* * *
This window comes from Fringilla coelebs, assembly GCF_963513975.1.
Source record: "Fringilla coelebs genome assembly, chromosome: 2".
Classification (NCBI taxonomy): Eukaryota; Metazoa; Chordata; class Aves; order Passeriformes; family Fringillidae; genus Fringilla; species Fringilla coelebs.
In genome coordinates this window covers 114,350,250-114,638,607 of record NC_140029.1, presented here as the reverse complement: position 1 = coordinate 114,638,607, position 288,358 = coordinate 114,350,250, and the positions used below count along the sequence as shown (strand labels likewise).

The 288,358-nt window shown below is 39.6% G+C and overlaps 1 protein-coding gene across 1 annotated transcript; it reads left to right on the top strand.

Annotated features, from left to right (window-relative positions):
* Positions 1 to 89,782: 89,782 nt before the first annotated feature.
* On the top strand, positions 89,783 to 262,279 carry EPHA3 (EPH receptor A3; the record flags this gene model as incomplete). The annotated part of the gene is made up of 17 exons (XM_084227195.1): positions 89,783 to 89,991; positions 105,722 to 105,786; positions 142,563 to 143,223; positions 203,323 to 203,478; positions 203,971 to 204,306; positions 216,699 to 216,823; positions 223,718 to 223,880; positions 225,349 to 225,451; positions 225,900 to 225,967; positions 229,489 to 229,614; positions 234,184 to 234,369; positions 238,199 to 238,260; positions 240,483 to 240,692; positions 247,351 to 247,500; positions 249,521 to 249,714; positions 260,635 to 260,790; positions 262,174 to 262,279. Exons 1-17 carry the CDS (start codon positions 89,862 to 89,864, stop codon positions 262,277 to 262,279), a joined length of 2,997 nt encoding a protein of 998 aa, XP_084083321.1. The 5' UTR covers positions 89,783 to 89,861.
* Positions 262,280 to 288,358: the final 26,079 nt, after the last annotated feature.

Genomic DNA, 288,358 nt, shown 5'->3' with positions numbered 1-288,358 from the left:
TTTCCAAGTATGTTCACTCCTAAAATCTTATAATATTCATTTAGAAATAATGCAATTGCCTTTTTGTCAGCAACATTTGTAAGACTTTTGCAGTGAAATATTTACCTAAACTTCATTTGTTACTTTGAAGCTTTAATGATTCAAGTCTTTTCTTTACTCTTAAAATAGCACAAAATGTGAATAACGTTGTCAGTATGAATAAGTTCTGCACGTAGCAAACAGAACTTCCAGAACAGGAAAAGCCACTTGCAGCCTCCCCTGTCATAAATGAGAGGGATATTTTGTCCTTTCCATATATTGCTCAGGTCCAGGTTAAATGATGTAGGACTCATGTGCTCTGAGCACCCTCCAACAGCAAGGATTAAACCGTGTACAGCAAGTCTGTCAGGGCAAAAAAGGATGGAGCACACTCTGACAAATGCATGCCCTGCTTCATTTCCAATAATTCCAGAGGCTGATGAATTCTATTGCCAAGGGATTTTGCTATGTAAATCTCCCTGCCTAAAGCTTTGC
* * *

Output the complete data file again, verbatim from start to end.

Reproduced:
This window comes from Fringilla coelebs, assembly GCF_963513975.1.
Source record: "Fringilla coelebs genome assembly, chromosome: 2".
Classification (NCBI taxonomy): Eukaryota; Metazoa; Chordata; class Aves; order Passeriformes; family Fringillidae; genus Fringilla; species Fringilla coelebs.
In genome coordinates this window covers 114,350,250-114,638,607 of record NC_140029.1, presented here as the reverse complement: position 1 = coordinate 114,638,607, position 288,358 = coordinate 114,350,250, and the positions used below count along the sequence as shown (strand labels likewise).

The 288,358-nt window shown below is 39.6% G+C and overlaps 1 protein-coding gene across 1 annotated transcript; it reads left to right on the top strand.

Annotated features, from left to right (window-relative positions):
* Positions 1 to 89,782: 89,782 nt before the first annotated feature.
* On the top strand, positions 89,783 to 262,279 carry EPHA3 (EPH receptor A3; the record flags this gene model as incomplete). The annotated part of the gene is made up of 17 exons (XM_084227195.1): positions 89,783 to 89,991; positions 105,722 to 105,786; positions 142,563 to 143,223; positions 203,323 to 203,478; positions 203,971 to 204,306; positions 216,699 to 216,823; positions 223,718 to 223,880; positions 225,349 to 225,451; positions 225,900 to 225,967; positions 229,489 to 229,614; positions 234,184 to 234,369; positions 238,199 to 238,260; positions 240,483 to 240,692; positions 247,351 to 247,500; positions 249,521 to 249,714; positions 260,635 to 260,790; positions 262,174 to 262,279. Exons 1-17 carry the CDS (start codon positions 89,862 to 89,864, stop codon positions 262,277 to 262,279), a joined length of 2,997 nt encoding a protein of 998 aa, XP_084083321.1. The 5' UTR covers positions 89,783 to 89,861.
* Positions 262,280 to 288,358: the final 26,079 nt, after the last annotated feature.

Genomic DNA, 288,358 nt, shown 5'->3' with positions numbered 1-288,358 from the left:
TTTCCAAGTATGTTCACTCCTAAAATCTTATAATATTCATTTAGAAATAATGCAATTGCCTTTTTGTCAGCAACATTTGTAAGACTTTTGCAGTGAAATATTTACCTAAACTTCATTTGTTACTTTGAAGCTTTAATGATTCAAGTCTTTTCTTTACTCTTAAAATAGCACAAAATGTGAATAACGTTGTCAGTATGAATAAGTTCTGCACGTAGCAAACAGAACTTCCAGAACAGGAAAAGCCACTTGCAGCCTCCCCTGTCATAAATGAGAGGGATATTTTGTCCTTTCCATATATTGCTCAGGTCCAGGTTAAATGATGTAGGACTCATGTGCTCTGAGCACCCTCCAACAGCAAGGATTAAACCGTGTACAGCAAGTCTGTCAGGGCAAAAAAGGATGGAGCACACTCTGACAAATGCATGCCCTGCTTCATTTCCAATAATTCCAGAGGCTGATGAATTCTATTGCCAAGGGATTTTGCTATGTAAATCTCCCTGCCTAAAGCTTTGC